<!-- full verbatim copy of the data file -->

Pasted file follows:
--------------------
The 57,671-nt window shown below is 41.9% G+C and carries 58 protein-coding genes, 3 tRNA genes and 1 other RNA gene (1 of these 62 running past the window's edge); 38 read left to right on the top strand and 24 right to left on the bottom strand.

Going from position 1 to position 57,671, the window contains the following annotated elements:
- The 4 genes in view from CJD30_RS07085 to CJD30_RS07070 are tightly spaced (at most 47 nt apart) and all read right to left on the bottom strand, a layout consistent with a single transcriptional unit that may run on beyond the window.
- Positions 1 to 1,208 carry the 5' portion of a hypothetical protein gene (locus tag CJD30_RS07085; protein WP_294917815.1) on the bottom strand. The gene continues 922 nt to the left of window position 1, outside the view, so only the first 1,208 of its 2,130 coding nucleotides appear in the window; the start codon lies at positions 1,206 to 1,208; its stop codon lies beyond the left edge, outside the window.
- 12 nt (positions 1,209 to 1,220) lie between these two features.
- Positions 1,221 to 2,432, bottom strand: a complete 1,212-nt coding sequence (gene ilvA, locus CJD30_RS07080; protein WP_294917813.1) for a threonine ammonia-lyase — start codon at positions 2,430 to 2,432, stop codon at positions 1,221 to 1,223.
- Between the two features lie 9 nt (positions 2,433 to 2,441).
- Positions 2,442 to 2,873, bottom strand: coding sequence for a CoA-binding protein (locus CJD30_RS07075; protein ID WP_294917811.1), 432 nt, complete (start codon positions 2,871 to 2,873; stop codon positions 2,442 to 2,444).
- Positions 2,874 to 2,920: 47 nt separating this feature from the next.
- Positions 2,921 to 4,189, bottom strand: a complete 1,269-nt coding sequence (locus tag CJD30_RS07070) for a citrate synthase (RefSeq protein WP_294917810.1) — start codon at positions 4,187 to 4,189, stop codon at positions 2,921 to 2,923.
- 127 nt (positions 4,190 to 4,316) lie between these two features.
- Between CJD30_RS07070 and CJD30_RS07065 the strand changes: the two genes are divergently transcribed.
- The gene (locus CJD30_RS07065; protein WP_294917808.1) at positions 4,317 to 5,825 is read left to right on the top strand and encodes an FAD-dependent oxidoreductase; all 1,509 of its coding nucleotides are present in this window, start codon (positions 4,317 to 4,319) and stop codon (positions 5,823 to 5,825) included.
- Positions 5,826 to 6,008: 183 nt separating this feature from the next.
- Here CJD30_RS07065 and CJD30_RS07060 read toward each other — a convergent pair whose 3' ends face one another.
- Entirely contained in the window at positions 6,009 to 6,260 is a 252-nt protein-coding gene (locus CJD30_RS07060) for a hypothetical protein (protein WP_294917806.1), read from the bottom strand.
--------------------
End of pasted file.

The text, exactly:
The 57,671-nt window shown below is 41.9% G+C and carries 58 protein-coding genes, 3 tRNA genes and 1 other RNA gene (1 of these 62 running past the window's edge); 38 read left to right on the top strand and 24 right to left on the bottom strand.

Going from position 1 to position 57,671, the window contains the following annotated elements:
- The 4 genes in view from CJD30_RS07085 to CJD30_RS07070 are tightly spaced (at most 47 nt apart) and all read right to left on the bottom strand, a layout consistent with a single transcriptional unit that may run on beyond the window.
- Positions 1 to 1,208 carry the 5' portion of a hypothetical protein gene (locus tag CJD30_RS07085; protein WP_294917815.1) on the bottom strand. The gene continues 922 nt to the left of window position 1, outside the view, so only the first 1,208 of its 2,130 coding nucleotides appear in the window; the start codon lies at positions 1,206 to 1,208; its stop codon lies beyond the left edge, outside the window.
- 12 nt (positions 1,209 to 1,220) lie between these two features.
- Positions 1,221 to 2,432, bottom strand: a complete 1,212-nt coding sequence (gene ilvA, locus CJD30_RS07080; protein WP_294917813.1) for a threonine ammonia-lyase — start codon at positions 2,430 to 2,432, stop codon at positions 1,221 to 1,223.
- Between the two features lie 9 nt (positions 2,433 to 2,441).
- Positions 2,442 to 2,873, bottom strand: coding sequence for a CoA-binding protein (locus CJD30_RS07075; protein ID WP_294917811.1), 432 nt, complete (start codon positions 2,871 to 2,873; stop codon positions 2,442 to 2,444).
- Positions 2,874 to 2,920: 47 nt separating this feature from the next.
- Positions 2,921 to 4,189, bottom strand: a complete 1,269-nt coding sequence (locus tag CJD30_RS07070) for a citrate synthase (RefSeq protein WP_294917810.1) — start codon at positions 4,187 to 4,189, stop codon at positions 2,921 to 2,923.
- 127 nt (positions 4,190 to 4,316) lie between these two features.
- Between CJD30_RS07070 and CJD30_RS07065 the strand changes: the two genes are divergently transcribed.
- The gene (locus CJD30_RS07065; protein WP_294917808.1) at positions 4,317 to 5,825 is read left to right on the top strand and encodes an FAD-dependent oxidoreductase; all 1,509 of its coding nucleotides are present in this window, start codon (positions 4,317 to 4,319) and stop codon (positions 5,823 to 5,825) included.
- Positions 5,826 to 6,008: 183 nt separating this feature from the next.
- Here CJD30_RS07065 and CJD30_RS07060 read toward each other — a convergent pair whose 3' ends face one another.
- Entirely contained in the window at positions 6,009 to 6,260 is a 252-nt protein-coding gene (locus CJD30_RS07060) for a hypothetical protein (protein WP_294917806.1), read from the bottom strand.